I meditated a lot back as an adolescent, in the hopes of gaining strange super powers like lucid dreaming or astral projection. After trying many techniques of meditation (from counting my breaths, counting from 1 to 10, clenching and relaxing my muscles, visual meditations, trying to feel every nerve in my body, trying to focus my attention on individual nerves in my body, guided meditations. . .you name it, I probably tried it), I had minimal accomplishment in getting super powers.

The most I can verify is gaining momentary lucidity in a dream. Apparently, a couple friends and I apparently shared a dream, but I also don't know if they were yanking my chain. I had some weird friends then and remain friends with some of them still.

During my college years, I did some independent research into Buddhism and the arts of meditation. One of the books I read went on about people meditating and following Buddhist practices because they wanted to get those super powers, but that was the wrong reason for meditating and following Buddhist practices. I forget the exact wording of the right goal, but I think it had to do with finding contentment, reducing suffering in the world and following the Right Path, the "http://en.wikipedia.org/wiki/Middle_path" TARGET="meditation">Middle Way. This idea really stuck with me.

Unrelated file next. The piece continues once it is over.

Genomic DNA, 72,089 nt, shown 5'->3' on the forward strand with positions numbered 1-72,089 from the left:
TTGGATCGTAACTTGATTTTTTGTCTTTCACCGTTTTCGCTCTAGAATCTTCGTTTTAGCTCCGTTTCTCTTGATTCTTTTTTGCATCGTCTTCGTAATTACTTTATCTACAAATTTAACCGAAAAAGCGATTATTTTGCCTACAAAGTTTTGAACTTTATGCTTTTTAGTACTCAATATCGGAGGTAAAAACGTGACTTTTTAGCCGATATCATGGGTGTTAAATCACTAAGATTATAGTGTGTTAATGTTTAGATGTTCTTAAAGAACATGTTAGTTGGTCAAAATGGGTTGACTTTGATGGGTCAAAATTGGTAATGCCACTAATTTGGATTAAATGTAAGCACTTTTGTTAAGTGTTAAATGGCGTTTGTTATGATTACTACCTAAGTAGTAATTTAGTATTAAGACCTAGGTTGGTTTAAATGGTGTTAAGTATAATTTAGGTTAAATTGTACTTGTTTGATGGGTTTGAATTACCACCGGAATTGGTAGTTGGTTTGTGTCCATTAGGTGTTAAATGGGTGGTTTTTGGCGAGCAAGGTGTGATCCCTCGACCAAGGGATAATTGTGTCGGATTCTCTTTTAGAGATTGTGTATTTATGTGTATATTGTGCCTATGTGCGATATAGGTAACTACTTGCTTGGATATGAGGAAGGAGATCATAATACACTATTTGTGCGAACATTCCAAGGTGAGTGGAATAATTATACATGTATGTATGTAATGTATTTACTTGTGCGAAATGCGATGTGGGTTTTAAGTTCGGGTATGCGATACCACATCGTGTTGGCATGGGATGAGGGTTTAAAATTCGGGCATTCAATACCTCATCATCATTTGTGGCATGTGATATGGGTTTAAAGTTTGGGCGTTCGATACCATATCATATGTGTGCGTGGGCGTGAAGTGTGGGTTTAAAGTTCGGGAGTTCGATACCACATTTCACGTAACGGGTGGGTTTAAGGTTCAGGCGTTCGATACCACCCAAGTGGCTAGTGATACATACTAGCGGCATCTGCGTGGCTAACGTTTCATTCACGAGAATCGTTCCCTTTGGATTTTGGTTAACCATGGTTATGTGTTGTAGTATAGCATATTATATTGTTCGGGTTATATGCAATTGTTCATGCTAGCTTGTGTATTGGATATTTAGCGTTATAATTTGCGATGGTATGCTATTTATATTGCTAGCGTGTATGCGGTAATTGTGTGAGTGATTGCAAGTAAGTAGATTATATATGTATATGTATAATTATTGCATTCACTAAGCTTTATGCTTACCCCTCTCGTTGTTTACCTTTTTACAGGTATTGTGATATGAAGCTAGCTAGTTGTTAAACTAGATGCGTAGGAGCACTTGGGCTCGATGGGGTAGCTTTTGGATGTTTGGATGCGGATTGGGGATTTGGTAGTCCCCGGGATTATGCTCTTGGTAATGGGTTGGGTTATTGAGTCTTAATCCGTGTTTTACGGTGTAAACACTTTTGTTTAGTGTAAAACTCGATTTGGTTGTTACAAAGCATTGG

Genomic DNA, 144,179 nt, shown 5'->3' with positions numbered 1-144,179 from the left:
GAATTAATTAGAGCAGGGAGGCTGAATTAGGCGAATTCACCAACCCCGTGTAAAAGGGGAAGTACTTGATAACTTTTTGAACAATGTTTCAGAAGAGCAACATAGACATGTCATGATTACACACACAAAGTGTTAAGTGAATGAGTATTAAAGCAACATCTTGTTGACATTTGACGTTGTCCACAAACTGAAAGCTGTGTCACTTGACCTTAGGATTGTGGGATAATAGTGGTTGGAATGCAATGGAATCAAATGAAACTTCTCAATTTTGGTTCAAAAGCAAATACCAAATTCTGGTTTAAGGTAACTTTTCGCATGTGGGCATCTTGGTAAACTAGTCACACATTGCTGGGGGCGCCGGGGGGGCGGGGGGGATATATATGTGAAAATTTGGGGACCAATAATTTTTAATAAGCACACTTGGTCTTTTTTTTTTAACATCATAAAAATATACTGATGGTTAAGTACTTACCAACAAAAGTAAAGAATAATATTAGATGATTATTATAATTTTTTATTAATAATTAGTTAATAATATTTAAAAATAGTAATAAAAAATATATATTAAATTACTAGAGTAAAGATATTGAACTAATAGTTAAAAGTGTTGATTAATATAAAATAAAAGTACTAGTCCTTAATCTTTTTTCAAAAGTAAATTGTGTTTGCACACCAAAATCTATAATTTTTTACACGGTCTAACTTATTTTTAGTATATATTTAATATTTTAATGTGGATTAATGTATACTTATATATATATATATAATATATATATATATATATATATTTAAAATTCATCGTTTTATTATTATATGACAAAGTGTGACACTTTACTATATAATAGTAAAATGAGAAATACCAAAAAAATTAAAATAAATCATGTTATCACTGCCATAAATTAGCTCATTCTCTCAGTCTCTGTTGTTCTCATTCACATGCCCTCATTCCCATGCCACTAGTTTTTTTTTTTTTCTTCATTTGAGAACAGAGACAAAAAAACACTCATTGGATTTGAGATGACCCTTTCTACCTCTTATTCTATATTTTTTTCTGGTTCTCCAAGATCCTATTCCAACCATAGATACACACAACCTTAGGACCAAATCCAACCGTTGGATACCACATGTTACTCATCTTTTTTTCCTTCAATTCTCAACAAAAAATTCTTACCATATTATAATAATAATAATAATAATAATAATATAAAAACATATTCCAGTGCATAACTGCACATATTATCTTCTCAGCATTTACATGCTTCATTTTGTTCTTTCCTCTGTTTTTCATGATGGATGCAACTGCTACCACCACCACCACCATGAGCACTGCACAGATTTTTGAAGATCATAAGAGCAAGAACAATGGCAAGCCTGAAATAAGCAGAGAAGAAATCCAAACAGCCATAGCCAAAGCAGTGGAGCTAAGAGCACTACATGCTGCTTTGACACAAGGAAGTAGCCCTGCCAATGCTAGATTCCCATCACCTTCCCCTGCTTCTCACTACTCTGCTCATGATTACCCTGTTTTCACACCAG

So, anyway. . .

I decided to meditate a little last night. I focused on my breathing, not counting it or anything, just focused on the act of breathing and trying to deep breathing as a yoga teacher once taught me. Breath through the nose, with the air going down the back of my throat, deep down into my lungs, so that it fills up the bottom of my abdomen to the top of my chest, just under my rib cage.

In the meanwhile, I observed my thoughts and acknowledged them. The same yoga teacher who taught me the breathing technique also instructed a different class on on observing the thoughts and letting them go. Before that class, I thought the goal was to try focusing on nothing. That is unfortunately one of the most frustrating things in the world to do, because in focusing on nothing, you end up focusing on the idea of nothing and start trying to examining the idea of nothing. . .then the mind goes on some other tangent or another thought pops into the brain. The money mind doesn't shut up.